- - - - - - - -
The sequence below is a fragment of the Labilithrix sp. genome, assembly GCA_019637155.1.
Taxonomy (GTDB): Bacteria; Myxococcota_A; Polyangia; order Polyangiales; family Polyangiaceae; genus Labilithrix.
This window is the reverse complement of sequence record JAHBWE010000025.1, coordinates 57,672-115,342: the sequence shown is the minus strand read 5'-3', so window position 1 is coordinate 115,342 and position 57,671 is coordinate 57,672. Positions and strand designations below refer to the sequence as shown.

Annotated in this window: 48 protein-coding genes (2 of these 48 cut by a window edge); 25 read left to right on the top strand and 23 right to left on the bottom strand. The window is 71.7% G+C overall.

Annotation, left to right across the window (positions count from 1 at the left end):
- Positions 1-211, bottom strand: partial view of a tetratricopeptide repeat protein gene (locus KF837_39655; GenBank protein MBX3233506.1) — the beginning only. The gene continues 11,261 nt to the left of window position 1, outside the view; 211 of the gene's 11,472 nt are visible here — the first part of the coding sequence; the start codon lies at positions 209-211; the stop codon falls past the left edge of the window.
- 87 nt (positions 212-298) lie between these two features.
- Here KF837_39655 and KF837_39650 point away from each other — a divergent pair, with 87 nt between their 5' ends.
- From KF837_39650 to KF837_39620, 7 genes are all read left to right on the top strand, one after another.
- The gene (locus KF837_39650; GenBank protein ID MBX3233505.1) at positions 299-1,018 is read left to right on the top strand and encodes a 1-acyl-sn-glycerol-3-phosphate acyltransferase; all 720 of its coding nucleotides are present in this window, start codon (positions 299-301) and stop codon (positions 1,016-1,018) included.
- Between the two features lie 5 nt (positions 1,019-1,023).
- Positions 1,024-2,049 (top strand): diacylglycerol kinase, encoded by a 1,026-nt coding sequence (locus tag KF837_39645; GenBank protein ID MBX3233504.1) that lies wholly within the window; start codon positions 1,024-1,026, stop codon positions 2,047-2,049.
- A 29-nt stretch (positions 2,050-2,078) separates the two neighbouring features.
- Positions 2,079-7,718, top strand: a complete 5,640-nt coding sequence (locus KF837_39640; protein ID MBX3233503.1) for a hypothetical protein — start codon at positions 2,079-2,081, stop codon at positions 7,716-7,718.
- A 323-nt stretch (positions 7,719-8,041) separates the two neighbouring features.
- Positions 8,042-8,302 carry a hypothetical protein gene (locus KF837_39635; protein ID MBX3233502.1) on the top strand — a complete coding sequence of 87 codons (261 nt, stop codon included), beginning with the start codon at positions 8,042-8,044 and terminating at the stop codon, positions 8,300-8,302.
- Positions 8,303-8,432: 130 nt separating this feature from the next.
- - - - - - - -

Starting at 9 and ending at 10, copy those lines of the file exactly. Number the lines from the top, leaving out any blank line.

- From KF837_39650 to KF837_39620, 7 genes are all read left to right on the top strand, one after another.
- The gene (locus KF837_39650; GenBank protein ID MBX3233505.1) at positions 299-1,018 is read left to right on the top strand and encodes a 1-acyl-sn-glycerol-3-phosphate acyltransferase; all 720 of its coding nucleotides are present in this window, start codon (positions 299-301) and stop codon (positions 1,016-1,018) included.